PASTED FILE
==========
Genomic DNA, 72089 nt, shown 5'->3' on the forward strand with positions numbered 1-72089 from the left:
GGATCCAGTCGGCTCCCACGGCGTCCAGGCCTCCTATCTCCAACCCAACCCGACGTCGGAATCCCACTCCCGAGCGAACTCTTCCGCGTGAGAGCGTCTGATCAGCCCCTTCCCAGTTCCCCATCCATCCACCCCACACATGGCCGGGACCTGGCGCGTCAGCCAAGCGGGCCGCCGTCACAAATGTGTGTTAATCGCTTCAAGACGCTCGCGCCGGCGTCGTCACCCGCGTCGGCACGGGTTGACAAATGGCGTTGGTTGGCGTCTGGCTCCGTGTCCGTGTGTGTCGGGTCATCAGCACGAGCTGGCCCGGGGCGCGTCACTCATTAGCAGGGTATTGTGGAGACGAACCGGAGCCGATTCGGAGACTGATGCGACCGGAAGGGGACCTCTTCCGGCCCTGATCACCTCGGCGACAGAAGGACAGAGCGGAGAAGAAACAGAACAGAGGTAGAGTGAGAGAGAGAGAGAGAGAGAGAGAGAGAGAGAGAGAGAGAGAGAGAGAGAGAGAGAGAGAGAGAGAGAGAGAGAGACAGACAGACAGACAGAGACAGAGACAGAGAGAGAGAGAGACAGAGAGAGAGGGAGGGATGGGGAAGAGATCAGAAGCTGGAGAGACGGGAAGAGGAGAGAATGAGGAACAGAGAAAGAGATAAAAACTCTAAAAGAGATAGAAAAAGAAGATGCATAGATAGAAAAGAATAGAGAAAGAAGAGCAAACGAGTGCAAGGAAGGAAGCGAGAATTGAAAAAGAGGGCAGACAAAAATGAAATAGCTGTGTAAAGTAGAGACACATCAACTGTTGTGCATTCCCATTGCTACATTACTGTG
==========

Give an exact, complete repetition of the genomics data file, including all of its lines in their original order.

Genomic DNA, 72089 nt, shown 5'->3' on the forward strand with positions numbered 1-72089 from the left:
GGATCCAGTCGGCTCCCACGGCGTCCAGGCCTCCTATCTCCAACCCAACCCGACGTCGGAATCCCACTCCCGAGCGAACTCTTCCGCGTGAGAGCGTCTGATCAGCCCCTTCCCAGTTCCCCATCCATCCACCCCACACATGGCCGGGACCTGGCGCGTCAGCCAAGCGGGCCGCCGTCACAAATGTGTGTTAATCGCTTCAAGACGCTCGCGCCGGCGTCGTCACCCGCGTCGGCACGGGTTGACAAATGGCGTTGGTTGGCGTCTGGCTCCGTGTCCGTGTGTGTCGGGTCATCAGCACGAGCTGGCCCGGGGCGCGTCACTCATTAGCAGGGTATTGTGGAGACGAACCGGAGCCGATTCGGAGACTGATGCGACCGGAAGGGGACCTCTTCCGGCCCTGATCACCTCGGCGACAGAAGGACAGAGCGGAGAAGAAACAGAACAGAGGTAGAGTGAGAGAGAGAGAGAGAGAGAGAGAGAGAGAGAGAGAGAGAGAGAGAGAGAGAGAGAGAGAGAGAGAGAGAGAGAGACAGACAGACAGACAGAGACAGAGACAGAGAGAGAGAGAGACAGAGAGAGAGGGAGGGATGGGGAAGAGATCAGAAGCTGGAGAGACGGGAAGAGGAGAGAATGAGGAACAGAGAAAGAGATAAAAACTCTAAAAGAGATAGAAAAAGAAGATGCATAGATAGAAAAGAATAGAGAAAGAAGAGCAAACGAGTGCAAGGAAGGAAGCGAGAATTGAAAAAGAGGGCAGACAAAAATGAAATAGCTGTGTAAAGTAGAGACACATCAACTGTTGTGCATTCCCATTGCTACATTACTGTG